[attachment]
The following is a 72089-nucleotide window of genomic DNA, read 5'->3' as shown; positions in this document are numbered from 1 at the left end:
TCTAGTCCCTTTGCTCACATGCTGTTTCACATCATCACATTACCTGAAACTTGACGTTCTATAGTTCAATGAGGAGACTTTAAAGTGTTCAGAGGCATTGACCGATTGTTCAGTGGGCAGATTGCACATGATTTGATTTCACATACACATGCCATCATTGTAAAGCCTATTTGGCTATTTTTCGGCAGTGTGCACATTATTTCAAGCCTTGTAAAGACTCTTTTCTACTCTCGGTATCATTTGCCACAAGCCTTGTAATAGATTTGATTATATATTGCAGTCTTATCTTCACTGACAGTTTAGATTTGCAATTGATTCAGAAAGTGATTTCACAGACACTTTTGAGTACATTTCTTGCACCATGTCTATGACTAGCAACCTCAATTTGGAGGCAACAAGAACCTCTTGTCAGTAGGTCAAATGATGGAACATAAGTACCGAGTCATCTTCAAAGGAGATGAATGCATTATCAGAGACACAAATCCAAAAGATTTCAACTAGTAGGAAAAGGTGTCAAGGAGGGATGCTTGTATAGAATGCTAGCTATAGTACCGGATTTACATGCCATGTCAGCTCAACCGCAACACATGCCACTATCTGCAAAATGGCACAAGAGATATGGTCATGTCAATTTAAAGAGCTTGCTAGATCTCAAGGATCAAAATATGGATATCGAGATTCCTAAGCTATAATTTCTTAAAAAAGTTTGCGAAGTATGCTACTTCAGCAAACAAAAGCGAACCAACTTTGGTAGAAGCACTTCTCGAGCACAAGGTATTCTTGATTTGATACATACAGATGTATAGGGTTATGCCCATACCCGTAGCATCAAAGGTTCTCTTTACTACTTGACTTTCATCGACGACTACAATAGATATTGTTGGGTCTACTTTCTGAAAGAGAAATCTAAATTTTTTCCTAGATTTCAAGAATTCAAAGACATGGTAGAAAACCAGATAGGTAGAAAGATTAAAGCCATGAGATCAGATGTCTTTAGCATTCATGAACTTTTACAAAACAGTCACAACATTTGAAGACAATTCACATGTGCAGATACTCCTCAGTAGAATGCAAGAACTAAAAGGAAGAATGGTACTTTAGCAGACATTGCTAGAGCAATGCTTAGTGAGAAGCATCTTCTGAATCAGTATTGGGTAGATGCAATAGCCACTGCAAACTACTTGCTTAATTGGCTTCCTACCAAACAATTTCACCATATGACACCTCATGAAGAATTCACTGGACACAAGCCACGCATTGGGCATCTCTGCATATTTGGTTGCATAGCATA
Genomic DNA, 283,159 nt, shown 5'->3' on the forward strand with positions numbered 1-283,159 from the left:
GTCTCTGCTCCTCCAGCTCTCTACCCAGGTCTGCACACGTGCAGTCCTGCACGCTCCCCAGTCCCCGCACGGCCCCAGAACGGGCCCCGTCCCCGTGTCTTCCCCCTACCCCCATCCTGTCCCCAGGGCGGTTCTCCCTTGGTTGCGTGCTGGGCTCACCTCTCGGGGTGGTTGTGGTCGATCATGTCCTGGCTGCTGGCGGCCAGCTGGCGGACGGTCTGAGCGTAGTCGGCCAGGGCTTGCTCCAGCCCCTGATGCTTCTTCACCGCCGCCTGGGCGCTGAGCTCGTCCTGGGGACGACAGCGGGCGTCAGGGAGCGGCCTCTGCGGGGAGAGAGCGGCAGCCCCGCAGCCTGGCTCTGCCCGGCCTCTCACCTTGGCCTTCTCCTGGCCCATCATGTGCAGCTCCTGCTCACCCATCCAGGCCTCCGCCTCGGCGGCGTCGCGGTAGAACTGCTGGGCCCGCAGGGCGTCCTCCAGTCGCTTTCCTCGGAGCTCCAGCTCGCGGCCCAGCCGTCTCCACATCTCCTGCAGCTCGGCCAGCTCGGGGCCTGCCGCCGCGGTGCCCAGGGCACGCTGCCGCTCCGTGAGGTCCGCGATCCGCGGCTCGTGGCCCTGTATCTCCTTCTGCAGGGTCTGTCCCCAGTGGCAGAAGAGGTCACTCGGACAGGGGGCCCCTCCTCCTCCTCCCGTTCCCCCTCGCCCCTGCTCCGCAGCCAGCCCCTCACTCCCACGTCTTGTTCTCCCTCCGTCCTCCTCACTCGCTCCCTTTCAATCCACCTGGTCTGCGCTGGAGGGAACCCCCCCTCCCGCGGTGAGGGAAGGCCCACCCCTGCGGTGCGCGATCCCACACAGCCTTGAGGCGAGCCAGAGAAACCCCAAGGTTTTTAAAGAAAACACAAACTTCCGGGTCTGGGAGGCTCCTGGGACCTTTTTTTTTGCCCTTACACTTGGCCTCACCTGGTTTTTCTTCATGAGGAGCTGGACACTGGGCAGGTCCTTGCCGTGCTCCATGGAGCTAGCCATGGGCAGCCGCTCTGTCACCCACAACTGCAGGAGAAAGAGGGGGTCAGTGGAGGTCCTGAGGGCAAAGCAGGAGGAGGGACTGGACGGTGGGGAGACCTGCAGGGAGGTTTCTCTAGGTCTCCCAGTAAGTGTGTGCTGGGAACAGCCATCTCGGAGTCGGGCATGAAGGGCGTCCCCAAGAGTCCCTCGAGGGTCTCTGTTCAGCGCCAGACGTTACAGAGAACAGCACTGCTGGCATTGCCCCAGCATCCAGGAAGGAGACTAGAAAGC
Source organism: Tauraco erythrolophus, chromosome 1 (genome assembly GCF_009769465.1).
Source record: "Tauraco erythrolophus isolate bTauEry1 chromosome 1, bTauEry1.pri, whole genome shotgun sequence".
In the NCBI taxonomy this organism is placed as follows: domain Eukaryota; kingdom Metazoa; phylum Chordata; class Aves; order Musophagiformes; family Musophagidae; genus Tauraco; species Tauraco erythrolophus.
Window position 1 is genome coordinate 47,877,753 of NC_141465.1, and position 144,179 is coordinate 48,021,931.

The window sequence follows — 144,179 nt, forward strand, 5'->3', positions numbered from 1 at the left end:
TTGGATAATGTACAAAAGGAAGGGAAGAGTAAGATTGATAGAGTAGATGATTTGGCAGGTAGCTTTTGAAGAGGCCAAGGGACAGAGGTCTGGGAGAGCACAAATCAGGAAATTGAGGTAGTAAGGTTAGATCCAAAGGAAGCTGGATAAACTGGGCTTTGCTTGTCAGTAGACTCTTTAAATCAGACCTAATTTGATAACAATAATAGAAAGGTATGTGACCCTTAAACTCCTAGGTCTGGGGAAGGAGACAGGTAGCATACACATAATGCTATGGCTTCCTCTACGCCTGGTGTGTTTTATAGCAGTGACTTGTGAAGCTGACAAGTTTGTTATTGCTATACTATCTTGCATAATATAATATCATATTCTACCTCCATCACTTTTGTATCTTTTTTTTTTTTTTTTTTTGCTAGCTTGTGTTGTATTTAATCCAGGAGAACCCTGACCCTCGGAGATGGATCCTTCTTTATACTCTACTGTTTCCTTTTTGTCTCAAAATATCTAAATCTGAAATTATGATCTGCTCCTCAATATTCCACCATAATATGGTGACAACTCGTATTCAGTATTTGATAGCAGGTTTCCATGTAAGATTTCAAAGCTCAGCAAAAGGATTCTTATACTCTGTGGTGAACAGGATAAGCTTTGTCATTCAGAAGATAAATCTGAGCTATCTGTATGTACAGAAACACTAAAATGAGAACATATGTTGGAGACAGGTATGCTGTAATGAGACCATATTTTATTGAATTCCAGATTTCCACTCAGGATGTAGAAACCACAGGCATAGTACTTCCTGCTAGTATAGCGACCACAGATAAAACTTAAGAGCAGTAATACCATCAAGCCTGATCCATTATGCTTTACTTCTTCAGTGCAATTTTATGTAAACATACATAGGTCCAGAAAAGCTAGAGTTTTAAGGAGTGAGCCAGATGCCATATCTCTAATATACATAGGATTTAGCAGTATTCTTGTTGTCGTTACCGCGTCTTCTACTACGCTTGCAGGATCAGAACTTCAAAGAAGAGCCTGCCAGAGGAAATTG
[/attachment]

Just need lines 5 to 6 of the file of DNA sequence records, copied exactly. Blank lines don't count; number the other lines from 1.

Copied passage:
Source organism: Tauraco erythrolophus, chromosome 1 (genome assembly GCF_009769465.1).
Source record: "Tauraco erythrolophus isolate bTauEry1 chromosome 1, bTauEry1.pri, whole genome shotgun sequence".